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Dental Management of Patients With Diabetes Mellitus


Symptoms of Type 1 Diabetes. Cardinal symptoms. Polydipsa (increased thirst) ... Symptoms of Type 2 Diabetes. Cardinal symptoms are uncommon. Weight gain (or loss) ... – PowerPoint PPT presentation

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Title: Dental Management of Patients With Diabetes Mellitus

Dental Management of Patients With Diabetes
  • Donald Falace, DMD
  • Professor and Division Chief
  • Oral Diagnosis and Oral Medicine
  • University of Kentucky College of Dentistry

Diabetes Mellitus
  • A constellation of abnormalities caused by lack
    of insulin and characterized by
  • Polyuria
  • Polydipsia
  • Polyphagia
  • Weight loss or weight gain, hyperglycemia,
    glycosuria, ketosis, acidosis and coma
  • Do not confuse diabetes mellitus with diabetes
  • Diabetes insipidus is a pituitary disorder due to
    a deficiency of vasopressin (ADH) that is
    characterized by the excretion of excessive
    quantities of urine. It is unrelated to diabetes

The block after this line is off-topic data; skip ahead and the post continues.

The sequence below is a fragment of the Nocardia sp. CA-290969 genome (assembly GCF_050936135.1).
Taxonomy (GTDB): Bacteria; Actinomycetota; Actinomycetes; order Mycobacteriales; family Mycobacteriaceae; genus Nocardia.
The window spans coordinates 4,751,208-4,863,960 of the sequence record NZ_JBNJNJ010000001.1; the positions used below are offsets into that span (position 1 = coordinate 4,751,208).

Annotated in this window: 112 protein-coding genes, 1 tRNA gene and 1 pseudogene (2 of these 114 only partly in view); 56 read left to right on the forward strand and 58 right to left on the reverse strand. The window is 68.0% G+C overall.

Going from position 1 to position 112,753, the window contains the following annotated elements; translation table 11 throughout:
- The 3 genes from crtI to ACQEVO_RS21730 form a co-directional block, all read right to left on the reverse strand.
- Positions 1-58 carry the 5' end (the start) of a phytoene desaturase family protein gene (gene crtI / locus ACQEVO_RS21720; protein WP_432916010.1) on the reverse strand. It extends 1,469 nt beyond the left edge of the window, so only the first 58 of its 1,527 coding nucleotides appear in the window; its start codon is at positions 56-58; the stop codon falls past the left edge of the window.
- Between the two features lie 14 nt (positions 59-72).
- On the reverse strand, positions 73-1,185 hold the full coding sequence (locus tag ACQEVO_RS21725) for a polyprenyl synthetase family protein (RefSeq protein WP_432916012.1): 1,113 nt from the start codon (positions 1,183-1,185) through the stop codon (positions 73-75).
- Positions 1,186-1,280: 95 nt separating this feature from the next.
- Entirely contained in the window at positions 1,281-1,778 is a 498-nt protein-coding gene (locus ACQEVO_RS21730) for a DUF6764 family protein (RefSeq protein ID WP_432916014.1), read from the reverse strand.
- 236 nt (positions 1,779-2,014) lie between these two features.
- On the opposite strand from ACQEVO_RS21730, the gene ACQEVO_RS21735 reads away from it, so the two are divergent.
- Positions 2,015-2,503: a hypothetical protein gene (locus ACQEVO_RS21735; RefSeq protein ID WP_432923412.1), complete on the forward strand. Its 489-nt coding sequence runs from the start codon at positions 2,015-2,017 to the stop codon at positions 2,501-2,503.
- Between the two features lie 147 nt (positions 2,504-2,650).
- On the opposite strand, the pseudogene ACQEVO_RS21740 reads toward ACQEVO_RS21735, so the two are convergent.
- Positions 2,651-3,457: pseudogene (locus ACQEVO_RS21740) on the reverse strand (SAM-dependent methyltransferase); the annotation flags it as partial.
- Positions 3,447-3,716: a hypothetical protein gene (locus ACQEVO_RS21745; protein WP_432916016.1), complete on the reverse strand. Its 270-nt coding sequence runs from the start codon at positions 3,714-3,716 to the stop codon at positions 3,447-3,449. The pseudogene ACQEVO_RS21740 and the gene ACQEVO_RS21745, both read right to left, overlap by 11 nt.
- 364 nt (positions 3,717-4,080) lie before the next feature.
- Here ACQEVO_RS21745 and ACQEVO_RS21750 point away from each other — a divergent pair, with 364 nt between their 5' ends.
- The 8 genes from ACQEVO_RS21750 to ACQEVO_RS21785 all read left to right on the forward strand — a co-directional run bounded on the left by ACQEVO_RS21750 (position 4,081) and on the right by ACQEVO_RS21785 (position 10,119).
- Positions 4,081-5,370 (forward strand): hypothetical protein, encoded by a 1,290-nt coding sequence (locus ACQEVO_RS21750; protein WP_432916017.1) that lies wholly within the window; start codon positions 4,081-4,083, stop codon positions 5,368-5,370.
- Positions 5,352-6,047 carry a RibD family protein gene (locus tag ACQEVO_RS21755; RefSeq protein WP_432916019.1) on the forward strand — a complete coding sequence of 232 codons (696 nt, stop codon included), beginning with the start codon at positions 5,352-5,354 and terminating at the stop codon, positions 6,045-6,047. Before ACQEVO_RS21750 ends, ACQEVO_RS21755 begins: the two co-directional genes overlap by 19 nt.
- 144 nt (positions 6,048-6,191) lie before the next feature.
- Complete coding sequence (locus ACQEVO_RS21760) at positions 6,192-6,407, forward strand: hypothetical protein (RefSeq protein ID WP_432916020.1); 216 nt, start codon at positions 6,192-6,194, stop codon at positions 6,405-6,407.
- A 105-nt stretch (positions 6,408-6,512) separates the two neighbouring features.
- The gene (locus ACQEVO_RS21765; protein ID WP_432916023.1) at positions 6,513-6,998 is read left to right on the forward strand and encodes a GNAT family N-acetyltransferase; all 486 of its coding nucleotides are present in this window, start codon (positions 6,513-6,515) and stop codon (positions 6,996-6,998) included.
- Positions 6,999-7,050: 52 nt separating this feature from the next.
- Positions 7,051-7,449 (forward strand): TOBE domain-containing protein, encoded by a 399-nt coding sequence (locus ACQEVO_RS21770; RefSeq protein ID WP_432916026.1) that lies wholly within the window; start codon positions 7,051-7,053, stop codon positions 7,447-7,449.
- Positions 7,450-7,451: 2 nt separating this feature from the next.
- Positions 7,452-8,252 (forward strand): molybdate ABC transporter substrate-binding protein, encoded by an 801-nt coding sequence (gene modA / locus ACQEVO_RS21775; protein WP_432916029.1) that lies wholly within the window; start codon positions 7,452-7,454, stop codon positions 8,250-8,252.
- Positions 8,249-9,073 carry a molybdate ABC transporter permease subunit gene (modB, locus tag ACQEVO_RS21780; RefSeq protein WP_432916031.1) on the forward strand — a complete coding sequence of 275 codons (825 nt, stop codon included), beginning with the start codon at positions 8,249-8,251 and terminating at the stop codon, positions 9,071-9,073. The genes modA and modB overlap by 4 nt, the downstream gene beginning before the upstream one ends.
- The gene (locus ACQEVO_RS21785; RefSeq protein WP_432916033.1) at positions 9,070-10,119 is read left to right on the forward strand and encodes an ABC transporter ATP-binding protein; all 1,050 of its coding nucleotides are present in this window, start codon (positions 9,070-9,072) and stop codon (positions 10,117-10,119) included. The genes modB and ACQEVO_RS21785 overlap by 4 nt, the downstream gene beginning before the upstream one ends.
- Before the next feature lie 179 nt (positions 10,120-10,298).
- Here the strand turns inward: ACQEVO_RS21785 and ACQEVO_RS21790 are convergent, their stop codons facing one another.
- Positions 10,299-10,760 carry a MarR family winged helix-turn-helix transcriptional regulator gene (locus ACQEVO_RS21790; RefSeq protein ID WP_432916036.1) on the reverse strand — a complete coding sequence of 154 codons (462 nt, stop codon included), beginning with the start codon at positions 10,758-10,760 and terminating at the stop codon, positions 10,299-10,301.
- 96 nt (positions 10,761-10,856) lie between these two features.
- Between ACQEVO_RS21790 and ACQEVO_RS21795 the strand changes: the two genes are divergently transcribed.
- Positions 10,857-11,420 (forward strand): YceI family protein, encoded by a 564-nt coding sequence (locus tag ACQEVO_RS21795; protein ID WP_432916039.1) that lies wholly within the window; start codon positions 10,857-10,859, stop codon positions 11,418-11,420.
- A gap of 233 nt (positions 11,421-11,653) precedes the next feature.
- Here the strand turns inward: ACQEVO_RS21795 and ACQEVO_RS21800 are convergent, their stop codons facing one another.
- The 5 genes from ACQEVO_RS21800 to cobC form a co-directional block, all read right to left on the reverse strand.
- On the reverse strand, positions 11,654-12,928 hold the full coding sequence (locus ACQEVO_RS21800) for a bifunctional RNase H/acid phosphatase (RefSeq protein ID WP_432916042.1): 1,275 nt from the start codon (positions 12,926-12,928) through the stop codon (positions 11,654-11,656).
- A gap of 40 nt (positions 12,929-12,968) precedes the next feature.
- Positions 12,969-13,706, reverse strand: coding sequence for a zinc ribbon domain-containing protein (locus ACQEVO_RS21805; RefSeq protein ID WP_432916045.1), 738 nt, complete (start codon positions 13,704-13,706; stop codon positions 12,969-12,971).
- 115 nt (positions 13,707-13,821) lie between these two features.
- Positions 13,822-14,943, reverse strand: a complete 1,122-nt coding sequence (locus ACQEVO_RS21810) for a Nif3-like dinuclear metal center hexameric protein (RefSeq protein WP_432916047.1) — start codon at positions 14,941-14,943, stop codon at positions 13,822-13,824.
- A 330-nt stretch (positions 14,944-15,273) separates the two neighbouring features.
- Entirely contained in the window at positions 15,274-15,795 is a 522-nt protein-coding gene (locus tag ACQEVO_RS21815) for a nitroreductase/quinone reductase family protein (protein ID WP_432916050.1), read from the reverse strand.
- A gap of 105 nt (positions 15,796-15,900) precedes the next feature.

Epidemiology of Diabetes
  • Affects about 18 million individuals in the
    United States 5 million are unaware of their
  • 41 million adults between the ages of 40-74 have
    prediabetes which puts them at increased risk to
    develop type 2 diabetes obesity is a major risk
  • Develops in people of all ages but most diabetics
    are 45 years and older 1 in 5 over age 65 has
  • African Americans, Hispanics, American Indians
    and Alaskan Natives are 2-3 times more likely to
    have diabetes than Caucasians
  • Sixth most common cause of death in the United
    States in 2002 (73,000 deaths)
  • Leading cause of blindness and chronic renal

Basic Defect of Diabetes Mellitus
  • There is either an absolute lack (type 1) or a
    relative lack (type 2) of insulin production
  • And, in addition, with type 2 diabetes, there is
    an insensitivity or resistance to insulin by
    insulin receptors on target tissues

  • One of the two principle hormones produced and
    secreted by the pancreas (the other is glucagon)
  • Insulin is produced by the beta cells and
    glucagon is produced by the alpha cells in the
    islets of Langerhans
  • Insulin promotes the entry of glucose into most
    cells of the body and thus controls the rate of
    carbohydrate metabolism glucose can then be used
    immediately for energy or it will be stored in
    the form of glycogen or fat